A group of migrants who said they were from Djibouti and Somalia follow railway tracks towards the Canada-U.S. border as seen from Emerson, Manitoba, Canada, March 27, 2017. Picture taken March 27, 2017. (REUTERS/Chris Wattie)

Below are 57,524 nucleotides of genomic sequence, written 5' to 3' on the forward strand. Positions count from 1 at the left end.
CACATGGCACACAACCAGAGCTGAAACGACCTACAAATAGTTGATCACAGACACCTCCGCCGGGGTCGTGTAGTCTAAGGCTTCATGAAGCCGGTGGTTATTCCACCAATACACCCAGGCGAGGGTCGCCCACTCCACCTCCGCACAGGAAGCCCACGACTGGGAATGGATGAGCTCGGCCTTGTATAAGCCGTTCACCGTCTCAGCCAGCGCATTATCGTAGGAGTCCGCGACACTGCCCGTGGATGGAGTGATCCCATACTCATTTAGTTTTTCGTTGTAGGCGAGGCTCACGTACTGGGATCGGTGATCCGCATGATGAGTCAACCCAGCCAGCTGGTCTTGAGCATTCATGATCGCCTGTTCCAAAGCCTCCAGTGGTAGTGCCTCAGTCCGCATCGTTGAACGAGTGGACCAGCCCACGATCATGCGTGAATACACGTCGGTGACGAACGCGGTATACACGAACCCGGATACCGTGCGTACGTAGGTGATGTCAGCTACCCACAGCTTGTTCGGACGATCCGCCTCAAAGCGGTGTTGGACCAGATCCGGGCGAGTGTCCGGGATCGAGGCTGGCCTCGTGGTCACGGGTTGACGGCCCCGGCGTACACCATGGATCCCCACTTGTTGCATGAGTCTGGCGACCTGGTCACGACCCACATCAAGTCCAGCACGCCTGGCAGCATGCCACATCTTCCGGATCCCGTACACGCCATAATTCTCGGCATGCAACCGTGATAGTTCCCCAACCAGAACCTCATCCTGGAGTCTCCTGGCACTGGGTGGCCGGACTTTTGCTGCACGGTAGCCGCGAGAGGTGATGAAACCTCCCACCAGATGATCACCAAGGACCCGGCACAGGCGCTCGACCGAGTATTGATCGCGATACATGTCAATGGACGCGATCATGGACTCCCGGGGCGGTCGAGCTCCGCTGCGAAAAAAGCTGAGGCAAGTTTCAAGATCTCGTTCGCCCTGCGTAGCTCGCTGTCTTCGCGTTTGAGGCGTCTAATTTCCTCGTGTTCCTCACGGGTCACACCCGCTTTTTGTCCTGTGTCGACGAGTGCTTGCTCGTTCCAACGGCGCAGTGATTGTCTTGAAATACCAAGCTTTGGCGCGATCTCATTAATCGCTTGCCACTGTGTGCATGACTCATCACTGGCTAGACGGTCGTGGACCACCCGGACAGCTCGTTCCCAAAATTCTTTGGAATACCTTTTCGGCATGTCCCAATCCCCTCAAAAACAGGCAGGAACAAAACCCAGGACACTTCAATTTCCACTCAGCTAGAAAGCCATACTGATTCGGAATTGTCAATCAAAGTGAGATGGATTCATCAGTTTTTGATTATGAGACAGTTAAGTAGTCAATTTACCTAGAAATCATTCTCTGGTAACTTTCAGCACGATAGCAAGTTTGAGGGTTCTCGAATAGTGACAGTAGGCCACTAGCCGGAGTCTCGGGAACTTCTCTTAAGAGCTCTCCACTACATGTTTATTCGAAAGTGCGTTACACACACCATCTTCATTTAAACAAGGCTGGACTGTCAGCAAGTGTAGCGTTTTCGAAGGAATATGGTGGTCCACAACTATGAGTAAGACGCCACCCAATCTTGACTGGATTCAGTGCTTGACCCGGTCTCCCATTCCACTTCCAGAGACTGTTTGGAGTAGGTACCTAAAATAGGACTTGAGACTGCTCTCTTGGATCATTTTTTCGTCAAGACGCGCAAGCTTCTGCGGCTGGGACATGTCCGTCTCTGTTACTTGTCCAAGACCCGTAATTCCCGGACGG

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Thousands of people who fled to Canada to escape President Donald Trump's crackdown on illegal migrants have become trapped in legal limbo because of an overburdened refugee system, struggling to find work, permanent housing or enroll their children in schools.Hearings are crucial to establishing a claimant's legal status in Canada.Canada's refugee system was struggling to process thousands of applications even before 3,500 asylum seekers began crossing the U.S. border on foot in January.More than 4,500 hearings scheduled in the first four months of 2017 were cancelled, according to the IRB data.?Asylum cases are already taking longer to finalize, on average, than at any time since Canada introduced a statutory two-month time limit in 2012 .Daud, originally from Somalia, had been living and working legally in Nebraska but feared he would be detained and then deported at an upcoming check-in with immigration officials.His May 8 hearing with a Canadian refugee tribunal was cancelled three days beforehand.
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